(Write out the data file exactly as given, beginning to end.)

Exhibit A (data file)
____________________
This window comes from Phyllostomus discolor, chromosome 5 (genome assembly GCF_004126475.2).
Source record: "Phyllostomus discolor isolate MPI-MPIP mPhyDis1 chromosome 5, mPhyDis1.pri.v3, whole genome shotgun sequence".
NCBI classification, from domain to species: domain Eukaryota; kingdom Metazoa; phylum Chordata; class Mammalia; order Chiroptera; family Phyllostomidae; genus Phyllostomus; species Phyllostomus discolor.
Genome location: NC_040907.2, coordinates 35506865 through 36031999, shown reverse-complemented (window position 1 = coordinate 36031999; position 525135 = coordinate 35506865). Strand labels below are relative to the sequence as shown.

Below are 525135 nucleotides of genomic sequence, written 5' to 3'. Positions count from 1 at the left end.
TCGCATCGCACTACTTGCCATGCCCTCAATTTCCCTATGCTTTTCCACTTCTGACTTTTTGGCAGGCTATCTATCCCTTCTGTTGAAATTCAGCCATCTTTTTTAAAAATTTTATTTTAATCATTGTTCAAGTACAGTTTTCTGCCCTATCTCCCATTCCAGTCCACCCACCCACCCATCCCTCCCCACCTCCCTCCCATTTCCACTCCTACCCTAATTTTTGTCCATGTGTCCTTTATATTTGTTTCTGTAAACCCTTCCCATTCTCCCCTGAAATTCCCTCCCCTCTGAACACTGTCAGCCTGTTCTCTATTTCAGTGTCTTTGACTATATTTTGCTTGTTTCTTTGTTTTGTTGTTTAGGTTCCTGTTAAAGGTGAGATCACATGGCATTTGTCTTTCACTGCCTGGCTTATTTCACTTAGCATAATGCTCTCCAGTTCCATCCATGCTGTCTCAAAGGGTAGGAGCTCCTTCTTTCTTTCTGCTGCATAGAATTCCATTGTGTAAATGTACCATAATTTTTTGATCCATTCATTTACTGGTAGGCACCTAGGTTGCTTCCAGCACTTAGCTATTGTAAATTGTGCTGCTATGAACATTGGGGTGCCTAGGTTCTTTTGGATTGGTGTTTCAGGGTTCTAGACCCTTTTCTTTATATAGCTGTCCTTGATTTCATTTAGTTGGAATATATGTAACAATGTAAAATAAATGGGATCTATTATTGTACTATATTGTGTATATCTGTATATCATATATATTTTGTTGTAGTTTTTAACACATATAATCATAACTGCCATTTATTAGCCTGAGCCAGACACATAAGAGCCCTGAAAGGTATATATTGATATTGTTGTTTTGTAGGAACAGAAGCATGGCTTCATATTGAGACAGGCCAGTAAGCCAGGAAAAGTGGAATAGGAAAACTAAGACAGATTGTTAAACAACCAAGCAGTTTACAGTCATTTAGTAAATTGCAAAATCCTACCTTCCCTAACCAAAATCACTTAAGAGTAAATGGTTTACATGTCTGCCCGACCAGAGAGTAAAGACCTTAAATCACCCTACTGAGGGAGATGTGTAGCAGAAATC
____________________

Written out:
This window comes from Phyllostomus discolor, chromosome 5 (genome assembly GCF_004126475.2).
Source record: "Phyllostomus discolor isolate MPI-MPIP mPhyDis1 chromosome 5, mPhyDis1.pri.v3, whole genome shotgun sequence".
NCBI classification, from domain to species: domain Eukaryota; kingdom Metazoa; phylum Chordata; class Mammalia; order Chiroptera; family Phyllostomidae; genus Phyllostomus; species Phyllostomus discolor.
Genome location: NC_040907.2, coordinates 35506865 through 36031999, shown reverse-complemented (window position 1 = coordinate 36031999; position 525135 = coordinate 35506865). Strand labels below are relative to the sequence as shown.

Below are 525135 nucleotides of genomic sequence, written 5' to 3'. Positions count from 1 at the left end.
TCGCATCGCACTACTTGCCATGCCCTCAATTTCCCTATGCTTTTCCACTTCTGACTTTTTGGCAGGCTATCTATCCCTTCTGTTGAAATTCAGCCATCTTTTTTAAAAATTTTATTTTAATCATTGTTCAAGTACAGTTTTCTGCCCTATCTCCCATTCCAGTCCACCCACCCACCCATCCCTCCCCACCTCCCTCCCATTTCCACTCCTACCCTAATTTTTGTCCATGTGTCCTTTATATTTGTTTCTGTAAACCCTTCCCATTCTCCCCTGAAATTCCCTCCCCTCTGAACACTGTCAGCCTGTTCTCTATTTCAGTGTCTTTGACTATATTTTGCTTGTTTCTTTGTTTTGTTGTTTAGGTTCCTGTTAAAGGTGAGATCACATGGCATTTGTCTTTCACTGCCTGGCTTATTTCACTTAGCATAATGCTCTCCAGTTCCATCCATGCTGTCTCAAAGGGTAGGAGCTCCTTCTTTCTTTCTGCTGCATAGAATTCCATTGTGTAAATGTACCATAATTTTTTGATCCATTCATTTACTGGTAGGCACCTAGGTTGCTTCCAGCACTTAGCTATTGTAAATTGTGCTGCTATGAACATTGGGGTGCCTAGGTTCTTTTGGATTGGTGTTTCAGGGTTCTAGACCCTTTTCTTTATATAGCTGTCCTTGATTTCATTTAGTTGGAATATATGTAACAATGTAAAATAAATGGGATCTATTATTGTACTATATTGTGTATATCTGTATATCATATATATTTTGTTGTAGTTTTTAACACATATAATCATAACTGCCATTTATTAGCCTGAGCCAGACACATAAGAGCCCTGAAAGGTATATATTGATATTGTTGTTTTGTAGGAACAGAAGCATGGCTTCATATTGAGACAGGCCAGTAAGCCAGGAAAAGTGGAATAGGAAAACTAAGACAGATTGTTAAACAACCAAGCAGTTTACAGTCATTTAGTAAATTGCAAAATCCTACCTTCCCTAACCAAAATCACTTAAGAGTAAATGGTTTACATGTCTGCCCGACCAGAGAGTAAAGACCTTAAATCACCCTACTGAGGGAGATGTGTAGCAGAAATC